The Wall Street Journal, on January 7th, 2009, had an article titled “Test for Dwindling Retail Jobs Spawns a Culture of Cheating.” The article summarizes how job candidates are trying to cheat a popular assessment used to evaluate job candidates for big-box retail stores.
One of the implications from the article is that all the scoring models being used by the retailing leaders mentioned in the article are exactly the same. Obviously this makes it easier for job candidates to try to cheat the assessment.
We could comment for several pages on the article but want to make two comments:
1. The job analysis and the validation study are the two critical building blocks to creating a best practice hiring model using pre-employment assessments. The combination of the job analysis and validation study allow organizations to create unique hiring models that help reduce the ability of job candidates to cheat – not to mention they provide much better results.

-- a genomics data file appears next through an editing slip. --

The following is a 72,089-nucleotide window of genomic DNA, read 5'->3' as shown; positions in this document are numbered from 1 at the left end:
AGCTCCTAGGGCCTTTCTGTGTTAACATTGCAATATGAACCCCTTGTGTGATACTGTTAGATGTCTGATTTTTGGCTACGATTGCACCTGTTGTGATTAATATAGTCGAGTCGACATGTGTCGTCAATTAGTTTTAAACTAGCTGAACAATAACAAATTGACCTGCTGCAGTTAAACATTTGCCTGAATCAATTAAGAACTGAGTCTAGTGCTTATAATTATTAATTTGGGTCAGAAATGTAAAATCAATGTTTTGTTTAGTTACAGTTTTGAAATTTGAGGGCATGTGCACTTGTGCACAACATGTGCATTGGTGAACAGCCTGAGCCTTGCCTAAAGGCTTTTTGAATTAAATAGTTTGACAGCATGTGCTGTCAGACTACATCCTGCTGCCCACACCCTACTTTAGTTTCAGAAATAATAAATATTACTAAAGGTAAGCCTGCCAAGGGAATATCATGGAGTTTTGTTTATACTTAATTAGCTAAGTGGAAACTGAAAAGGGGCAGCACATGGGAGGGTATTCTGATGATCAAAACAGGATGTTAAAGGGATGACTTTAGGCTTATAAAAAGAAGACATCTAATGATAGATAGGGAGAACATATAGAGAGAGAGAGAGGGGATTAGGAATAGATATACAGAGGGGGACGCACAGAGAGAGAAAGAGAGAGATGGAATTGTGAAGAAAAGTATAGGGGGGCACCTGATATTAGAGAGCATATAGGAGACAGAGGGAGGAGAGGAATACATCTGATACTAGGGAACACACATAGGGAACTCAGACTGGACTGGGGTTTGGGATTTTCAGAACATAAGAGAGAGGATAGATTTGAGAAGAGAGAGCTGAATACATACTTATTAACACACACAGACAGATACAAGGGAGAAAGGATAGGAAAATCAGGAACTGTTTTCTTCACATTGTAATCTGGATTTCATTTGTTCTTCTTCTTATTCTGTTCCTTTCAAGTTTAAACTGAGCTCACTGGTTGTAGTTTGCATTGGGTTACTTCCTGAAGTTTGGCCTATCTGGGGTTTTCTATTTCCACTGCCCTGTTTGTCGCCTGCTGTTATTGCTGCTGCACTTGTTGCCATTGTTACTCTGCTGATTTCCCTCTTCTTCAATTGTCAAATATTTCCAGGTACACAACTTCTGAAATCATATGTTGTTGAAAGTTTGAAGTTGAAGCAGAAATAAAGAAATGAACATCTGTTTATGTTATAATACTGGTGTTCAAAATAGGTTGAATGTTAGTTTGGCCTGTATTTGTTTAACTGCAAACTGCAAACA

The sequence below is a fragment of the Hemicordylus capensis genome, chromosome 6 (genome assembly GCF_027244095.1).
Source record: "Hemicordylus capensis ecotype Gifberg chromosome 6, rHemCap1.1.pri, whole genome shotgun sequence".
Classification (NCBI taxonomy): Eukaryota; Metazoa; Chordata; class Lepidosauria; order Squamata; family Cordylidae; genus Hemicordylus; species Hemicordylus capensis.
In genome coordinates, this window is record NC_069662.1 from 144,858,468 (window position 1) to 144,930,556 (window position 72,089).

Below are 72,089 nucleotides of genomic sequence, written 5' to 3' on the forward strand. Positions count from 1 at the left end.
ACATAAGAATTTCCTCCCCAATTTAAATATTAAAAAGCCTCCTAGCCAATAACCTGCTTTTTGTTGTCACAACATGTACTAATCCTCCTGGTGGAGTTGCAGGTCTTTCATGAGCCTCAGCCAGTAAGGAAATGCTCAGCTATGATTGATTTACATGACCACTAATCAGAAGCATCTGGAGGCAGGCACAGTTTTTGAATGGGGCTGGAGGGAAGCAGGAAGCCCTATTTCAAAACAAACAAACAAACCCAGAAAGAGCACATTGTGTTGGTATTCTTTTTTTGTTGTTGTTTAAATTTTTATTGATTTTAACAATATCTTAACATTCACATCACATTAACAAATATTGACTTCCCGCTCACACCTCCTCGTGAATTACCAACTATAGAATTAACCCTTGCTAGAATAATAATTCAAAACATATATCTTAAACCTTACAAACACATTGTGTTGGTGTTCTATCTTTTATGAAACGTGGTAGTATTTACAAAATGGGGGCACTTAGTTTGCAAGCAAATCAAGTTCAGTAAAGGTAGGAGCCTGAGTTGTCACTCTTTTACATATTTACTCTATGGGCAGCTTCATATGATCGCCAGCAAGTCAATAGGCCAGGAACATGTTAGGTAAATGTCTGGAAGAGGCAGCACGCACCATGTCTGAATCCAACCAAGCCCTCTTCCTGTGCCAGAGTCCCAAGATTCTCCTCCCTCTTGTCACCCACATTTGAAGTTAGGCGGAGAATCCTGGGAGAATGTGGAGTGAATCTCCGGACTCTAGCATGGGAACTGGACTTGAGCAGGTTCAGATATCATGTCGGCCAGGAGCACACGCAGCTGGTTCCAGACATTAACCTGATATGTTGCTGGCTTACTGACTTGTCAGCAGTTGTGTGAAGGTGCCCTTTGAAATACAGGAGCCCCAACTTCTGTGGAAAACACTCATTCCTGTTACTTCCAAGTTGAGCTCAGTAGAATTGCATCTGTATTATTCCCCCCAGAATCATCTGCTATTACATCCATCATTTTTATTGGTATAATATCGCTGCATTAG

2. No super assessment that can predict abilities, skills, behaviors, and motivations exists. Successful hiring means measuring job candidate work habits, work abilities, work skills, and work attitudes. In other words, what did they do, what can they do, and what will they do. A best practice hiring process will incorporate a portfolio of assessment solutions that give the candidate a face valid testing process.